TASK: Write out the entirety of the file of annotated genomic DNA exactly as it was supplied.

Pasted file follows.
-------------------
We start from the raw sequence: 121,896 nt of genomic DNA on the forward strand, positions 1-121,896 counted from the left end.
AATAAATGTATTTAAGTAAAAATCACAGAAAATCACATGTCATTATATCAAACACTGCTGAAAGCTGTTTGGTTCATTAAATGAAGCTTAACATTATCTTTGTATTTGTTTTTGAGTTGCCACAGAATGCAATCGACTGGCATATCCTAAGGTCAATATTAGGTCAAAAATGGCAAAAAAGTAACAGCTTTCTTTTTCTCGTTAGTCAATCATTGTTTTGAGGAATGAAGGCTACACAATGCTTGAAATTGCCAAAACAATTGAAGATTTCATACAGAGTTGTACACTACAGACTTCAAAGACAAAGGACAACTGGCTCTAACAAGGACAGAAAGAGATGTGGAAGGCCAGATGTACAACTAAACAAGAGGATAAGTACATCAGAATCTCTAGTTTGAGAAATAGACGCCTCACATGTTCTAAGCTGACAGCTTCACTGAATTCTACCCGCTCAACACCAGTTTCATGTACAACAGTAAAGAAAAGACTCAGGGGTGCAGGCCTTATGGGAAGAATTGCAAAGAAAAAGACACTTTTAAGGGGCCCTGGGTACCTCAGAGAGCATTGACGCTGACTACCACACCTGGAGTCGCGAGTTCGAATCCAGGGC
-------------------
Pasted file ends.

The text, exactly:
We start from the raw sequence: 121,896 nt of genomic DNA on the forward strand, positions 1-121,896 counted from the left end.
AATAAATGTATTTAAGTAAAAATCACAGAAAATCACATGTCATTATATCAAACACTGCTGAAAGCTGTTTGGTTCATTAAATGAAGCTTAACATTATCTTTGTATTTGTTTTTGAGTTGCCACAGAATGCAATCGACTGGCATATCCTAAGGTCAATATTAGGTCAAAAATGGCAAAAAAGTAACAGCTTTCTTTTTCTCGTTAGTCAATCATTGTTTTGAGGAATGAAGGCTACACAATGCTTGAAATTGCCAAAACAATTGAAGATTTCATACAGAGTTGTACACTACAGACTTCAAAGACAAAGGACAACTGGCTCTAACAAGGACAGAAAGAGATGTGGAAGGCCAGATGTACAACTAAACAAGAGGATAAGTACATCAGAATCTCTAGTTTGAGAAATAGACGCCTCACATGTTCTAAGCTGACAGCTTCACTGAATTCTACCCGCTCAACACCAGTTTCATGTACAACAGTAAAGAAAAGACTCAGGGGTGCAGGCCTTATGGGAAGAATTGCAAAGAAAAAGACACTTTTAAGGGGCCCTGGGTACCTCAGAGAGCATTGACGCTGACTACCACACCTGGAGTCGCGAGTTCGAATCCAGGGC